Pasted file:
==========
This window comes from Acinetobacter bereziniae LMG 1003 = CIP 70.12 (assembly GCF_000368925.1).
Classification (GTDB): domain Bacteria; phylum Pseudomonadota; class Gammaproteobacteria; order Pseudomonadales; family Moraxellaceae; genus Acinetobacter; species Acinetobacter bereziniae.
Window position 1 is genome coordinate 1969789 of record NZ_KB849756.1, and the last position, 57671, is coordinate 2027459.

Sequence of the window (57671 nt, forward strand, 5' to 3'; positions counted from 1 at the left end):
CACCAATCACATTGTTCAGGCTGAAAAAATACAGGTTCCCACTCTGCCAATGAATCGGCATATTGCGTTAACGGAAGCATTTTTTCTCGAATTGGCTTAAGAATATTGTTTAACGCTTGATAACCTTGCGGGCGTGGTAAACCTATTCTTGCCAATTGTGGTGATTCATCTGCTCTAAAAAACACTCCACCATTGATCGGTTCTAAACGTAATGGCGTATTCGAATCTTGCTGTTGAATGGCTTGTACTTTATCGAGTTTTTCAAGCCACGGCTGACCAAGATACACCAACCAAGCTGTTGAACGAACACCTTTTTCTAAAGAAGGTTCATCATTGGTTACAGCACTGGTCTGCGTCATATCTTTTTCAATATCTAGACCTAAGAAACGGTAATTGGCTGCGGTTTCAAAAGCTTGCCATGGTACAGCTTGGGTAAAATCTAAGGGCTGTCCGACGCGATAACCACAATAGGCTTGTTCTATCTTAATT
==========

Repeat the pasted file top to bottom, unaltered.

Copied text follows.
This window comes from Acinetobacter bereziniae LMG 1003 = CIP 70.12 (assembly GCF_000368925.1).
Classification (GTDB): domain Bacteria; phylum Pseudomonadota; class Gammaproteobacteria; order Pseudomonadales; family Moraxellaceae; genus Acinetobacter; species Acinetobacter bereziniae.
Window position 1 is genome coordinate 1969789 of record NZ_KB849756.1, and the last position, 57671, is coordinate 2027459.

Sequence of the window (57671 nt, forward strand, 5' to 3'; positions counted from 1 at the left end):
CACCAATCACATTGTTCAGGCTGAAAAAATACAGGTTCCCACTCTGCCAATGAATCGGCATATTGCGTTAACGGAAGCATTTTTTCTCGAATTGGCTTAAGAATATTGTTTAACGCTTGATAACCTTGCGGGCGTGGTAAACCTATTCTTGCCAATTGTGGTGATTCATCTGCTCTAAAAAACACTCCACCATTGATCGGTTCTAAACGTAATGGCGTATTCGAATCTTGCTGTTGAATGGCTTGTACTTTATCGAGTTTTTCAAGCCACGGCTGACCAAGATACACCAACCAAGCTGTTGAACGAACACCTTTTTCTAAAGAAGGTTCATCATTGGTTACAGCACTGGTCTGCGTCATATCTTTTTCAATATCTAGACCTAAGAAACGGTAATTGGCTGCGGTTTCAAAAGCTTGCCATGGTACAGCTTGGGTAAAATCTAAGGGCTGTCCGACGCGATAACCACAATAGGCTTGTTCTATCTTAATT